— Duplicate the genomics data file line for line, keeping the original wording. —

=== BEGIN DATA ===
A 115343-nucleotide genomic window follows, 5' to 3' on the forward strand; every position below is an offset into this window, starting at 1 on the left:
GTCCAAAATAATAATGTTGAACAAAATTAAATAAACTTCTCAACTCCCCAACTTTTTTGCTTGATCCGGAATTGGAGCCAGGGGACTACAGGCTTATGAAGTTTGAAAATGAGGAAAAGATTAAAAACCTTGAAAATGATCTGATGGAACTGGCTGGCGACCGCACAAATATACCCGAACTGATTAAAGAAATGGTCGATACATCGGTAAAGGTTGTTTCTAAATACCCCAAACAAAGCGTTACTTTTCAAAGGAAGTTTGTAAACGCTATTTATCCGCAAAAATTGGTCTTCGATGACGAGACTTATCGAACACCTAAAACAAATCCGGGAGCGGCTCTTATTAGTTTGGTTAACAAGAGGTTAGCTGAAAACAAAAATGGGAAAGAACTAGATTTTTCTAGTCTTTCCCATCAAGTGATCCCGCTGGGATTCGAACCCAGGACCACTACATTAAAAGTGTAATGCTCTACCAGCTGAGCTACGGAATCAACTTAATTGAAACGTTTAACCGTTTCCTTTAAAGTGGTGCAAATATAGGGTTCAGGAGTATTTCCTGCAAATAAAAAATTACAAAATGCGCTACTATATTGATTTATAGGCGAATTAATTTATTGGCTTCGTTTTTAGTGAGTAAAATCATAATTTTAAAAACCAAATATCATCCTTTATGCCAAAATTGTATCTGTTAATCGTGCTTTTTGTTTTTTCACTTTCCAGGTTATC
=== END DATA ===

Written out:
A 115343-nucleotide genomic window follows, 5' to 3' on the forward strand; every position below is an offset into this window, starting at 1 on the left:
GTCCAAAATAATAATGTTGAACAAAATTAAATAAACTTCTCAACTCCCCAACTTTTTTGCTTGATCCGGAATTGGAGCCAGGGGACTACAGGCTTATGAAGTTTGAAAATGAGGAAAAGATTAAAAACCTTGAAAATGATCTGATGGAACTGGCTGGCGACCGCACAAATATACCCGAACTGATTAAAGAAATGGTCGATACATCGGTAAAGGTTGTTTCTAAATACCCCAAACAAAGCGTTACTTTTCAAAGGAAGTTTGTAAACGCTATTTATCCGCAAAAATTGGTCTTCGATGACGAGACTTATCGAACACCTAAAACAAATCCGGGAGCGGCTCTTATTAGTTTGGTTAACAAGAGGTTAGCTGAAAACAAAAATGGGAAAGAACTAGATTTTTCTAGTCTTTCCCATCAAGTGATCCCGCTGGGATTCGAACCCAGGACCACTACATTAAAAGTGTAATGCTCTACCAGCTGAGCTACGGAATCAACTTAATTGAAACGTTTAACCGTTTCCTTTAAAGTGGTGCAAATATAGGGTTCAGGAGTATTTCCTGCAAATAAAAAATTACAAAATGCGCTACTATATTGATTTATAGGCGAATTAATTTATTGGCTTCGTTTTTAGTGAGTAAAATCATAATTTTAAAAACCAAATATCATCCTTTATGCCAAAATTGTATCTGTTAATCGTGCTTTTTGTTTTTTCACTTTCCAGGTTATC